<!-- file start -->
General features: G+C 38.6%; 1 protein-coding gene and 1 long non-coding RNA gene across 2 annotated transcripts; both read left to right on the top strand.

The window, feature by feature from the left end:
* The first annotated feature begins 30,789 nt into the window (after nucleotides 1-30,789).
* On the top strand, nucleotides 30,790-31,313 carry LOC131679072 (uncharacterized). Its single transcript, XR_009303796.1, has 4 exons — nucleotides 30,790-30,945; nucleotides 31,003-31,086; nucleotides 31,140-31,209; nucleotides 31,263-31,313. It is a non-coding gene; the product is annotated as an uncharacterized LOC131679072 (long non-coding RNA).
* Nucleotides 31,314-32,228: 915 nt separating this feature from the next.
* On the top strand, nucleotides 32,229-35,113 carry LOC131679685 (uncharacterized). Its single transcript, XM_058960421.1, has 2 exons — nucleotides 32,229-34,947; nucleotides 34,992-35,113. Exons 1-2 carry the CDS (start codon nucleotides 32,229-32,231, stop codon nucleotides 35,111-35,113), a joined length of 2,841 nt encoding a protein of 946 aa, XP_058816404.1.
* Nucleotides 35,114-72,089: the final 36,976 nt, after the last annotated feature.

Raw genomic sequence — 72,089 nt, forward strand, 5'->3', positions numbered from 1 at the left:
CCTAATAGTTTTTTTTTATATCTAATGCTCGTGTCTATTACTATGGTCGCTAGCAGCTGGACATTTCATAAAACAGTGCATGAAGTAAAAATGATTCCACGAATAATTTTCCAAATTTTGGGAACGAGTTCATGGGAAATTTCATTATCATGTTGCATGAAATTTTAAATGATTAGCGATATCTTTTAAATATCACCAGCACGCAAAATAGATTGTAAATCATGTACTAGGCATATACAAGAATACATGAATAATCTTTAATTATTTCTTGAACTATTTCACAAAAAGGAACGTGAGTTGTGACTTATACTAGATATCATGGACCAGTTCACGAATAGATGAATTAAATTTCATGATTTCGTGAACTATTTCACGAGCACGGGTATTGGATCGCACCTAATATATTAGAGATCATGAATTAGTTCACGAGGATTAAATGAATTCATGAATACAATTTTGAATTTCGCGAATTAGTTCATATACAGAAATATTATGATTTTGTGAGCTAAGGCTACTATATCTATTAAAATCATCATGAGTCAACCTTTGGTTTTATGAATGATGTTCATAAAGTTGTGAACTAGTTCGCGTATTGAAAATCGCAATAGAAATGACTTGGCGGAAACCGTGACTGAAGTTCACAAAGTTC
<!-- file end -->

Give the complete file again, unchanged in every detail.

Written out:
General features: G+C 38.6%; 1 protein-coding gene and 1 long non-coding RNA gene across 2 annotated transcripts; both read left to right on the top strand.

The window, feature by feature from the left end:
* The first annotated feature begins 30,789 nt into the window (after nucleotides 1-30,789).
* On the top strand, nucleotides 30,790-31,313 carry LOC131679072 (uncharacterized). Its single transcript, XR_009303796.1, has 4 exons — nucleotides 30,790-30,945; nucleotides 31,003-31,086; nucleotides 31,140-31,209; nucleotides 31,263-31,313. It is a non-coding gene; the product is annotated as an uncharacterized LOC131679072 (long non-coding RNA).
* Nucleotides 31,314-32,228: 915 nt separating this feature from the next.
* On the top strand, nucleotides 32,229-35,113 carry LOC131679685 (uncharacterized). Its single transcript, XM_058960421.1, has 2 exons — nucleotides 32,229-34,947; nucleotides 34,992-35,113. Exons 1-2 carry the CDS (start codon nucleotides 32,229-32,231, stop codon nucleotides 35,111-35,113), a joined length of 2,841 nt encoding a protein of 946 aa, XP_058816404.1.
* Nucleotides 35,114-72,089: the final 36,976 nt, after the last annotated feature.

Raw genomic sequence — 72,089 nt, forward strand, 5'->3', positions numbered from 1 at the left:
CCTAATAGTTTTTTTTTATATCTAATGCTCGTGTCTATTACTATGGTCGCTAGCAGCTGGACATTTCATAAAACAGTGCATGAAGTAAAAATGATTCCACGAATAATTTTCCAAATTTTGGGAACGAGTTCATGGGAAATTTCATTATCATGTTGCATGAAATTTTAAATGATTAGCGATATCTTTTAAATATCACCAGCACGCAAAATAGATTGTAAATCATGTACTAGGCATATACAAGAATACATGAATAATCTTTAATTATTTCTTGAACTATTTCACAAAAAGGAACGTGAGTTGTGACTTATACTAGATATCATGGACCAGTTCACGAATAGATGAATTAAATTTCATGATTTCGTGAACTATTTCACGAGCACGGGTATTGGATCGCACCTAATATATTAGAGATCATGAATTAGTTCACGAGGATTAAATGAATTCATGAATACAATTTTGAATTTCGCGAATTAGTTCATATACAGAAATATTATGATTTTGTGAGCTAAGGCTACTATATCTATTAAAATCATCATGAGTCAACCTTTGGTTTTATGAATGATGTTCATAAAGTTGTGAACTAGTTCGCGTATTGAAAATCGCAATAGAAATGACTTGGCGGAAACCGTGACTGAAGTTCACAAAGTTC